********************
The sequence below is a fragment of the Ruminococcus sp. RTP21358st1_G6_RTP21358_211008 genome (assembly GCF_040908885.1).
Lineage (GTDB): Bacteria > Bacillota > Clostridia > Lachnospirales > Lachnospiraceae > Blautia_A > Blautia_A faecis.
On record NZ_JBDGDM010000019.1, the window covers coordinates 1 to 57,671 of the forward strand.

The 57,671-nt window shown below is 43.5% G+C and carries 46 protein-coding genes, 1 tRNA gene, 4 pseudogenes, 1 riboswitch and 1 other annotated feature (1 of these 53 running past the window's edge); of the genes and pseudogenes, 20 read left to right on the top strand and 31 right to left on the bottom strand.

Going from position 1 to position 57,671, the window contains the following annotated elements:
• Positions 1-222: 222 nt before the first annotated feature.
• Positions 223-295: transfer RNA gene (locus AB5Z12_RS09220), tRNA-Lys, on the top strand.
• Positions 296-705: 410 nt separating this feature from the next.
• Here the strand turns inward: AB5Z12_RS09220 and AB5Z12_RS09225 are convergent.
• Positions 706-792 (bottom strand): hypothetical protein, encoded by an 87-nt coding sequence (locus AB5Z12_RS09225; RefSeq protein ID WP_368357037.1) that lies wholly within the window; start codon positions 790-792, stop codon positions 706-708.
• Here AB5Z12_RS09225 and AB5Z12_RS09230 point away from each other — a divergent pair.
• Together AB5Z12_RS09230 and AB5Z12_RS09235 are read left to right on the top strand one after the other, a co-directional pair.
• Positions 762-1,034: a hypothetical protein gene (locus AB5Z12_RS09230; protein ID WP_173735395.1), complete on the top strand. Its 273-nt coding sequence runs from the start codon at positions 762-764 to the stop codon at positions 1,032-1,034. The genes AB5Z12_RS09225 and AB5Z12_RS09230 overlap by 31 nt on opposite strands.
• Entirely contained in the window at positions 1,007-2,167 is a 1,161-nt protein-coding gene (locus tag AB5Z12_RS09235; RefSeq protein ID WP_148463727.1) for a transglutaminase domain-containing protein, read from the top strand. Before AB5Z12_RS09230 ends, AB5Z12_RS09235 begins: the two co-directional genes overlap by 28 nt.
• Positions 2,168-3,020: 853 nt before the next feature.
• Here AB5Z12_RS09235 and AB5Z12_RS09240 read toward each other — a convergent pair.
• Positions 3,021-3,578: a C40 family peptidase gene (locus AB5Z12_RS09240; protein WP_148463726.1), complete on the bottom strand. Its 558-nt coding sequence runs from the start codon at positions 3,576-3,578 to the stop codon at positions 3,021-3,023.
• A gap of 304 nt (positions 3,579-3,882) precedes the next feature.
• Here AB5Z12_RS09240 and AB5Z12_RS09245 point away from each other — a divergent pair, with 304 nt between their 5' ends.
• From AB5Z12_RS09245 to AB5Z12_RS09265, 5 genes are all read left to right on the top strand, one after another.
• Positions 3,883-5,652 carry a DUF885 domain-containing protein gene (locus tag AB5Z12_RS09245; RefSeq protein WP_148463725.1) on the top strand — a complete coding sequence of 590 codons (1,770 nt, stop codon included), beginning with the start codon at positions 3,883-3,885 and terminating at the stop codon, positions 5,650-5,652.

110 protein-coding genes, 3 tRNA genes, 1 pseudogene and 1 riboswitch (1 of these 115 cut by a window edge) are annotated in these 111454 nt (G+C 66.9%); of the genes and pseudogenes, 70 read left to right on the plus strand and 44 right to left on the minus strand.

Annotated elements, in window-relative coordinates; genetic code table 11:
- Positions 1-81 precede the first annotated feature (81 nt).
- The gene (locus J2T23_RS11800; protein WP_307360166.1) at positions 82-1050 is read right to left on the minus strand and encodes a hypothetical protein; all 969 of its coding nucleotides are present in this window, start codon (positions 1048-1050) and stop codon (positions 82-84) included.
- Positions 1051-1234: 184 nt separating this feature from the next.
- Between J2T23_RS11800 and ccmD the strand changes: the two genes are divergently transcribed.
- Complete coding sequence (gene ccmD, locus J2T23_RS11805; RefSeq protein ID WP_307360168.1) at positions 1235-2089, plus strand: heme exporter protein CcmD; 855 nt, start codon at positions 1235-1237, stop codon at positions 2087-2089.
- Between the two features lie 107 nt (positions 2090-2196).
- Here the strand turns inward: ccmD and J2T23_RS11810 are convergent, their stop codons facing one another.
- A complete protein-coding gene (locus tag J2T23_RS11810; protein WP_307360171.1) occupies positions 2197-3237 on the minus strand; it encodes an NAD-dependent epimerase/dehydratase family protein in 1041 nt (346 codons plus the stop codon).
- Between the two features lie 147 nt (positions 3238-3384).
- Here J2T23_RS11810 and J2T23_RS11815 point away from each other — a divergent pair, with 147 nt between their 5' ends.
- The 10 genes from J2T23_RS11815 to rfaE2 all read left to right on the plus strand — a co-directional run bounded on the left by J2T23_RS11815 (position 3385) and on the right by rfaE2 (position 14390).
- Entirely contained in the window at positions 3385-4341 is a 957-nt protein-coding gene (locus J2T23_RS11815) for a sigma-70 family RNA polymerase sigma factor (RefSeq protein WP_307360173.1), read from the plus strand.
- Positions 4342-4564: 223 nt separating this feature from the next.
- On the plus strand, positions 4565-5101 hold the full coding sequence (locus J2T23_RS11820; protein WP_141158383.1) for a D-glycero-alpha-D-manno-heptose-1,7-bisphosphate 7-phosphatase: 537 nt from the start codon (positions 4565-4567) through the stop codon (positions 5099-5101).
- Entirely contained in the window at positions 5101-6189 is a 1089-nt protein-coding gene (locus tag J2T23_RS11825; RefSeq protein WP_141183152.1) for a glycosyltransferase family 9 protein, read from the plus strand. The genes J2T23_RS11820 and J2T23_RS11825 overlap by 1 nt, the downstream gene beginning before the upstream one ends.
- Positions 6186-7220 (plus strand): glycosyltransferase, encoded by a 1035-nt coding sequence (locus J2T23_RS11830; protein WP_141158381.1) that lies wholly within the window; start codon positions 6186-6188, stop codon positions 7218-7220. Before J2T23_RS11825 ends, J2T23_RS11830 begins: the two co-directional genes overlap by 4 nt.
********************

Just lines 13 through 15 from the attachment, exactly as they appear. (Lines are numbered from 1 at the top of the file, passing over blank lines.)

• Positions 762-1,034: a hypothetical protein gene (locus AB5Z12_RS09230; protein ID WP_173735395.1), complete on the top strand. Its 273-nt coding sequence runs from the start codon at positions 762-764 to the stop codon at positions 1,032-1,034. The genes AB5Z12_RS09225 and AB5Z12_RS09230 overlap by 31 nt on opposite strands.
• Entirely contained in the window at positions 1,007-2,167 is a 1,161-nt protein-coding gene (locus tag AB5Z12_RS09235; RefSeq protein ID WP_148463727.1) for a transglutaminase domain-containing protein, read from the top strand. Before AB5Z12_RS09230 ends, AB5Z12_RS09235 begins: the two co-directional genes overlap by 28 nt.
• Positions 2,168-3,020: 853 nt before the next feature.